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Where can I find information on whether which databases are using B+Trees over B-Trees for their index implementations?

Oracle appears to be using B+Trees. Although they don't describe it on their documentation, their graphics appear to be pointing that B+Trees are actually being used.

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Your tag binary-trees should not be confused with BxTrees –  k_b Jun 4 '10 at 15:04
true. fixed that. –  Pablo Santa Cruz Jun 4 '10 at 18:39

3 Answers 3

Wikipedia lists a number of databases which support B+ trees.

Note, however, that it is entirely possible for a database to support multiple kinds of indexes

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For SQL Server the info is here: http://msdn.microsoft.com/en-us/library/ms177443.aspx

In SQL Server, indexes are organized as B-trees. Each page in an index B-tree is called an index node. The top node of the B-tree is called the root node. The bottom level of nodes in the index is called the leaf nodes. Any index levels between the root and the leaf nodes are collectively known as intermediate levels. In a clustered index, the leaf nodes contain the data pages of the underlying table. The root and intermediate level nodes contain index pages holding index rows. Each index row contains a key value and a pointer to either an intermediate level page in the B-tree, or a data row in the leaf level of the index. The pages in each level of the index are linked in a doubly-linked list.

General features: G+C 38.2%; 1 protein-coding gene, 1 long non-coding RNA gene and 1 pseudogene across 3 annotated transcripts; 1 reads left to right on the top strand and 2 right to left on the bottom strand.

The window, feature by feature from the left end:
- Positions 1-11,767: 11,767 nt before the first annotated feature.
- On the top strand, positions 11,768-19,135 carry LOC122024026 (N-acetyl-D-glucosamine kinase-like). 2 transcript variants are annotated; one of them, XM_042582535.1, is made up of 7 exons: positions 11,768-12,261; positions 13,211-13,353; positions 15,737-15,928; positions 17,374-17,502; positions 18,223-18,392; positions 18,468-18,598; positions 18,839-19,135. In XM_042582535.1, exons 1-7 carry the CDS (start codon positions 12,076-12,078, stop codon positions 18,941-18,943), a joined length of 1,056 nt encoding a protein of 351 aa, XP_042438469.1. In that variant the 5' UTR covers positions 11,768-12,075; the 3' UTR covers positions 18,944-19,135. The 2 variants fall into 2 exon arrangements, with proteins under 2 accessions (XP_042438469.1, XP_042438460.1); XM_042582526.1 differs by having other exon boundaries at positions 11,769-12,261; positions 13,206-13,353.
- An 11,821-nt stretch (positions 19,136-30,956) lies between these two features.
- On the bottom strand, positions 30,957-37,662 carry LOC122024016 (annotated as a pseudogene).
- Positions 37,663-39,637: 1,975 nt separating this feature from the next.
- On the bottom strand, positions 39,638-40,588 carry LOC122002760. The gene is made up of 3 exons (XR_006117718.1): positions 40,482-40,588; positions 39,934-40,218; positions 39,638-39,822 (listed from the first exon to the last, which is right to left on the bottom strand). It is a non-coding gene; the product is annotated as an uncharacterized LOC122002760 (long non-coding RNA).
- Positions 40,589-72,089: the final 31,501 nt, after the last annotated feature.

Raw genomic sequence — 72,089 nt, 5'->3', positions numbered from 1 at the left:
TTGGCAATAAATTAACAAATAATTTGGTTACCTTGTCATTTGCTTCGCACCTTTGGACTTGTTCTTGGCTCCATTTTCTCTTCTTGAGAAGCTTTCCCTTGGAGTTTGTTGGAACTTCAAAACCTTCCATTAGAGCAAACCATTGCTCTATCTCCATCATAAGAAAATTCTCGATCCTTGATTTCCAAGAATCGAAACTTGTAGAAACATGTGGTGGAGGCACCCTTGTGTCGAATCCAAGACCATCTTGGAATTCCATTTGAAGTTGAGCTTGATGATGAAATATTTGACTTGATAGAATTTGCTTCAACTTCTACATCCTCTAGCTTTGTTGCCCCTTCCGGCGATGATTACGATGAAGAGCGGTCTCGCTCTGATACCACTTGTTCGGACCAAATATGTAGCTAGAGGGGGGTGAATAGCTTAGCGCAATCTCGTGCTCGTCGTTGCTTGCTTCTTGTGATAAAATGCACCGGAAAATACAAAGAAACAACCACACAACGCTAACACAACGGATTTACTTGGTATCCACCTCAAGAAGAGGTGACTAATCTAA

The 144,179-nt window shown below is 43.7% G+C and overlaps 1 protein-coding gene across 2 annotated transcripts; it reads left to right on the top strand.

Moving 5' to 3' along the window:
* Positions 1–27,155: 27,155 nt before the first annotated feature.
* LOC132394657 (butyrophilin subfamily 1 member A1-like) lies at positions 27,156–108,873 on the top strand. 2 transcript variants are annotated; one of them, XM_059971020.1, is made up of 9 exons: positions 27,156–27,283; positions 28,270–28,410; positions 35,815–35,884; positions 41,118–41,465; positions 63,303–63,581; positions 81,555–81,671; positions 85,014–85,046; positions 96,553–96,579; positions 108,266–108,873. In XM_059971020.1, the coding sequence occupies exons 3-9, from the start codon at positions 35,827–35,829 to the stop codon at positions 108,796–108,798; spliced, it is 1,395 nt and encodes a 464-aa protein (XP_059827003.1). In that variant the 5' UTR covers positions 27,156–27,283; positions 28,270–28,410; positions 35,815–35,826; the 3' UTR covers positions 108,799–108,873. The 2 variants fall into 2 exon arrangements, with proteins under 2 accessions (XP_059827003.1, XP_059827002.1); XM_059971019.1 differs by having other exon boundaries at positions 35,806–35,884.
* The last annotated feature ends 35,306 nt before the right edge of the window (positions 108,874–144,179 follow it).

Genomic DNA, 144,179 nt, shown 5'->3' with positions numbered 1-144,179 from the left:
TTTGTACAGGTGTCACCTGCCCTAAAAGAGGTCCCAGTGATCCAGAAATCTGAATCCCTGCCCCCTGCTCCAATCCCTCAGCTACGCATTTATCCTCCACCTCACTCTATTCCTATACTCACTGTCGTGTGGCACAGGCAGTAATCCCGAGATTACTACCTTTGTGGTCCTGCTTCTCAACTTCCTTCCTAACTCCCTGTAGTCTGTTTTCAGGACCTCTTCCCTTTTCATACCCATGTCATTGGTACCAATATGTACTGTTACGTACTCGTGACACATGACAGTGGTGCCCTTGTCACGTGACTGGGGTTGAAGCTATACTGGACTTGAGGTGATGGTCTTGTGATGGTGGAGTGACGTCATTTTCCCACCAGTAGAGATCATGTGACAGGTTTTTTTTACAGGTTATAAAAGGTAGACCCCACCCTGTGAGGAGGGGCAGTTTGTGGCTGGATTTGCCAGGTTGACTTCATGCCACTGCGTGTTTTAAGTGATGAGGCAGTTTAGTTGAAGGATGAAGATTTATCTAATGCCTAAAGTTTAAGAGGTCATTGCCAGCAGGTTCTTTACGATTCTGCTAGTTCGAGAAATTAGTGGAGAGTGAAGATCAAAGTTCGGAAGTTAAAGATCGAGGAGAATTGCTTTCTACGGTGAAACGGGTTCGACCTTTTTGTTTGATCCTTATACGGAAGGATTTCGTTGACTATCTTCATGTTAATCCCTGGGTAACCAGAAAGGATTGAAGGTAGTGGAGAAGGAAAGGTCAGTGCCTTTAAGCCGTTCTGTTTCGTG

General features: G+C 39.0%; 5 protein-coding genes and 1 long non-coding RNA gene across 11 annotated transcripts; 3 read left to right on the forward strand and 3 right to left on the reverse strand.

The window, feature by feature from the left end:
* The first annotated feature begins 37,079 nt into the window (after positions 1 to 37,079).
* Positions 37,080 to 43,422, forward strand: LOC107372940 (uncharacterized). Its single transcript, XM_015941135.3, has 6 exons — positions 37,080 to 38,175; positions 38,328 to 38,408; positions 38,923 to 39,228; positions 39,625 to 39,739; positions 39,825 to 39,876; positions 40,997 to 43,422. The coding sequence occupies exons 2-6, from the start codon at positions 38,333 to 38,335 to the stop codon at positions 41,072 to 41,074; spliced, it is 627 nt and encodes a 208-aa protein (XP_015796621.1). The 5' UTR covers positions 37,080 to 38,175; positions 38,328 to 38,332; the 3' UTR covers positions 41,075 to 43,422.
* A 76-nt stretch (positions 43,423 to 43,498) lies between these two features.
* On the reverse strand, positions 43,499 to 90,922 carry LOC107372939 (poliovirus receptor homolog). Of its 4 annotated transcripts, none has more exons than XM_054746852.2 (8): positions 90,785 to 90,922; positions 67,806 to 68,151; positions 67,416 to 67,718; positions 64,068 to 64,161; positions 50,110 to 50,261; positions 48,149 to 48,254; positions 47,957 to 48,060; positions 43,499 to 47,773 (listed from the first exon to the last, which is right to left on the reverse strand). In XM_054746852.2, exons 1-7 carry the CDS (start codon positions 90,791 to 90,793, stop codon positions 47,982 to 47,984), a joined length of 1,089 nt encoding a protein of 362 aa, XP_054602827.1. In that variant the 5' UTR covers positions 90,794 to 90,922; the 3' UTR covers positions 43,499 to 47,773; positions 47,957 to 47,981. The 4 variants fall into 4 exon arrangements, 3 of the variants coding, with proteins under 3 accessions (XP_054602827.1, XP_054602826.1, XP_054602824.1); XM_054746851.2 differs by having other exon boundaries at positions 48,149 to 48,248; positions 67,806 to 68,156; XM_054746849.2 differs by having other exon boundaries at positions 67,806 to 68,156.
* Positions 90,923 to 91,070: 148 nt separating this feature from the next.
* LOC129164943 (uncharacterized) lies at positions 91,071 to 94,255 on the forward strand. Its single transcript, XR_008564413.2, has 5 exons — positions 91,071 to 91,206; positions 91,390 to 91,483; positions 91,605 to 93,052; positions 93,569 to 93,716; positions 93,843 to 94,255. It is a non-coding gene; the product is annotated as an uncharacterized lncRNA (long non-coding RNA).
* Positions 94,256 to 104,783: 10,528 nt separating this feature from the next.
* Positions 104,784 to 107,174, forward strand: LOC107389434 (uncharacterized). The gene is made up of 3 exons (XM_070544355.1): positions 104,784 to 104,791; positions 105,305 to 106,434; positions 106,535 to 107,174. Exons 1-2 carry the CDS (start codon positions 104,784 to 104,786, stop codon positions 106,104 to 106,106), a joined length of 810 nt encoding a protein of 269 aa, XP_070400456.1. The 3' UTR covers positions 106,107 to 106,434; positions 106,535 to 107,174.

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This seems like a specialized version closer to the B+tree? –  k_b Jun 4 '10 at 15:07

Oracle's default index is a B* index. (A B* index is "any" variation of a B+ index.) Oracle mentions B* in some of their DBA and Fundamentals documentation. You can also create clusters which use cluster indexes. You can create bitmap indexes in a data warehouse or OLAP database. Bitmap indexes perform extremly poorly in an OLTP database although they might work ok if a table is rarely updated.

For performance reasons, I'm sure that all databases designed for OLTP use B* trees as their primary indexes. Teradata, for example, is designed for data warehousing and uses hash-based indexes.

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